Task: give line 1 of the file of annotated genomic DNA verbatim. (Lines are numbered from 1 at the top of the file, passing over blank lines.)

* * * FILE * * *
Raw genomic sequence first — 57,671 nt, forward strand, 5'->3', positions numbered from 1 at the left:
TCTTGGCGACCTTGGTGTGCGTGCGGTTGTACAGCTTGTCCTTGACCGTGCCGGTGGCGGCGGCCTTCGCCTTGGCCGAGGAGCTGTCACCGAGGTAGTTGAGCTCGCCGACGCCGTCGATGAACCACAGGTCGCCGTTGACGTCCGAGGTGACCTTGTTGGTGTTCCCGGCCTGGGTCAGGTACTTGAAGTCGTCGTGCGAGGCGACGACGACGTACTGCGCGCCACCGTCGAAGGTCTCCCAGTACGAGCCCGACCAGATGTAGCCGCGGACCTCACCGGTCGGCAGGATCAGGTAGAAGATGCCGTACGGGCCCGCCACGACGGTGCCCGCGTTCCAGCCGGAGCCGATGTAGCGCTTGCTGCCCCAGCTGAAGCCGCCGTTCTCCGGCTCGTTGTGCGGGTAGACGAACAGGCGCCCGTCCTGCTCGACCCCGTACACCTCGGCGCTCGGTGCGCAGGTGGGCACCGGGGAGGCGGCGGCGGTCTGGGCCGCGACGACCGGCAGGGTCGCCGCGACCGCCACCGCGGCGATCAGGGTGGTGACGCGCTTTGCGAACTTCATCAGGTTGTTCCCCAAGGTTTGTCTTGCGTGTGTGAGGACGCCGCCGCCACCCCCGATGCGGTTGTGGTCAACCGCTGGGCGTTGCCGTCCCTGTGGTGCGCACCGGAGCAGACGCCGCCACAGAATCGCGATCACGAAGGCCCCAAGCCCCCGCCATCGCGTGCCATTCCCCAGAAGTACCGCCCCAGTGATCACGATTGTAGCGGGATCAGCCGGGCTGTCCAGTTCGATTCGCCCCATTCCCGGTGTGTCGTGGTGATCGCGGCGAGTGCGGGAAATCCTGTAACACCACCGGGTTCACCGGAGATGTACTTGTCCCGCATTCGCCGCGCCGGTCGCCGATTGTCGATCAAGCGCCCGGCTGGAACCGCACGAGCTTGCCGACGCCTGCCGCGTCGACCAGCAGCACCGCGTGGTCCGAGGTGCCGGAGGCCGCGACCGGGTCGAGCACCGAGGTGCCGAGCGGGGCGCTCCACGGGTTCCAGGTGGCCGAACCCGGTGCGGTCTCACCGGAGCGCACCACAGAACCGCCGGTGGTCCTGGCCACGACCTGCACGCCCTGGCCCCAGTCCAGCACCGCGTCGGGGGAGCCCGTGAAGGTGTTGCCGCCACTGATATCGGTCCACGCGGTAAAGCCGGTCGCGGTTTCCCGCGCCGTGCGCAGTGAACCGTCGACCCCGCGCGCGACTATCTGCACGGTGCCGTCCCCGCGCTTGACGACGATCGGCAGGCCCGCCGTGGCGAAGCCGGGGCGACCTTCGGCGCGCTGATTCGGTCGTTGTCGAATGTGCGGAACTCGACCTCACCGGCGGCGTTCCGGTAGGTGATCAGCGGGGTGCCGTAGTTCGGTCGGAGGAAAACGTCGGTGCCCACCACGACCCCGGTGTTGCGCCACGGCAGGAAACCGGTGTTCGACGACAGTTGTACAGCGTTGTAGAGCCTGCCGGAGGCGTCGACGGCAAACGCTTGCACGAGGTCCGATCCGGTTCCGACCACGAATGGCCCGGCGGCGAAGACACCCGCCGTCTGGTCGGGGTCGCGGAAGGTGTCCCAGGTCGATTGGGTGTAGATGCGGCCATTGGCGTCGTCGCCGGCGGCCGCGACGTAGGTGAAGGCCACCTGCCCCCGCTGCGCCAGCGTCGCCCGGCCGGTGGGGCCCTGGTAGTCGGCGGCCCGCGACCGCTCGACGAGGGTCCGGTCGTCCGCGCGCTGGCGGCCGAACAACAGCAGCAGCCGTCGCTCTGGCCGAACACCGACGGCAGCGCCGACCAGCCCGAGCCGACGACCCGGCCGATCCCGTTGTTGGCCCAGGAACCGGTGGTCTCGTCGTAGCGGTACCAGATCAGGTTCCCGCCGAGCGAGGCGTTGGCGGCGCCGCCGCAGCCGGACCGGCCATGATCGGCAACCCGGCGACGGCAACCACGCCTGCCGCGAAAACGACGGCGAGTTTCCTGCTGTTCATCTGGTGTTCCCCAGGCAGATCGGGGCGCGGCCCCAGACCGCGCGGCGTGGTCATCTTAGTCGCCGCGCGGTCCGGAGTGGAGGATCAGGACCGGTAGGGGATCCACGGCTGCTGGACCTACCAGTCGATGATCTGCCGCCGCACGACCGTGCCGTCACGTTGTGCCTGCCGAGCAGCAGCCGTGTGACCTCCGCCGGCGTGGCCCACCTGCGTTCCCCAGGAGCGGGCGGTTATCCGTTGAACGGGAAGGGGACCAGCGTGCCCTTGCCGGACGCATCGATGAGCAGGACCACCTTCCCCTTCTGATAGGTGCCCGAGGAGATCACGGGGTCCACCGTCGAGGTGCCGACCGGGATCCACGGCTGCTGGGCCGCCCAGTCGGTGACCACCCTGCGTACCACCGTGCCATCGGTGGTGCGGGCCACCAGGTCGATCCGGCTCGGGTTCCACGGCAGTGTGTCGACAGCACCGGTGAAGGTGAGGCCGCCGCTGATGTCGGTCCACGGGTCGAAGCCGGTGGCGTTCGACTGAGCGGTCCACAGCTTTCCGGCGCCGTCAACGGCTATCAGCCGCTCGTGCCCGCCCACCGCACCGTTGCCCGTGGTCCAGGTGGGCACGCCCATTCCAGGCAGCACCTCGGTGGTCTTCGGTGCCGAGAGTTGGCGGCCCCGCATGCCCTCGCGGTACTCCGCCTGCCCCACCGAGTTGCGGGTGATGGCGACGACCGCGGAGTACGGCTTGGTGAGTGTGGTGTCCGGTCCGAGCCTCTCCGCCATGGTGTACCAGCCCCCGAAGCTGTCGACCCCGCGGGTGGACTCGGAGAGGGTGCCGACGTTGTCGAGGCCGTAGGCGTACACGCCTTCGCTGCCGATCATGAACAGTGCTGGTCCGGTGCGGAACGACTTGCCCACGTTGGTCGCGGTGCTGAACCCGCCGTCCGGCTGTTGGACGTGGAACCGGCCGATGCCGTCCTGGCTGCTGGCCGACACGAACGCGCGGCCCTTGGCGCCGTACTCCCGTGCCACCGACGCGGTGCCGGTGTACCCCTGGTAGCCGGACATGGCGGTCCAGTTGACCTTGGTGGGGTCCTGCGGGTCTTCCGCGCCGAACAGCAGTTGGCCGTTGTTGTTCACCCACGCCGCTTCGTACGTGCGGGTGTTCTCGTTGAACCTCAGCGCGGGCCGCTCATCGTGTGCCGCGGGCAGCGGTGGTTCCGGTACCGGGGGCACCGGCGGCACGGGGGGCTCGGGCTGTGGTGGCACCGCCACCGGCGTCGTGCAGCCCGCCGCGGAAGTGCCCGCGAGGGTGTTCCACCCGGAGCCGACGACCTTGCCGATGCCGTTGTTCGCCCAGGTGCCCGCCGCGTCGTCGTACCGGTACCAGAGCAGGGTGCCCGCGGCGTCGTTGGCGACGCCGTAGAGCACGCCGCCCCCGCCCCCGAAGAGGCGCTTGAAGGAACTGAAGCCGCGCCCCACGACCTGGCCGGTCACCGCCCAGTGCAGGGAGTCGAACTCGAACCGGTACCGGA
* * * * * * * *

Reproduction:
Raw genomic sequence first — 57,671 nt, forward strand, 5'->3', positions numbered from 1 at the left: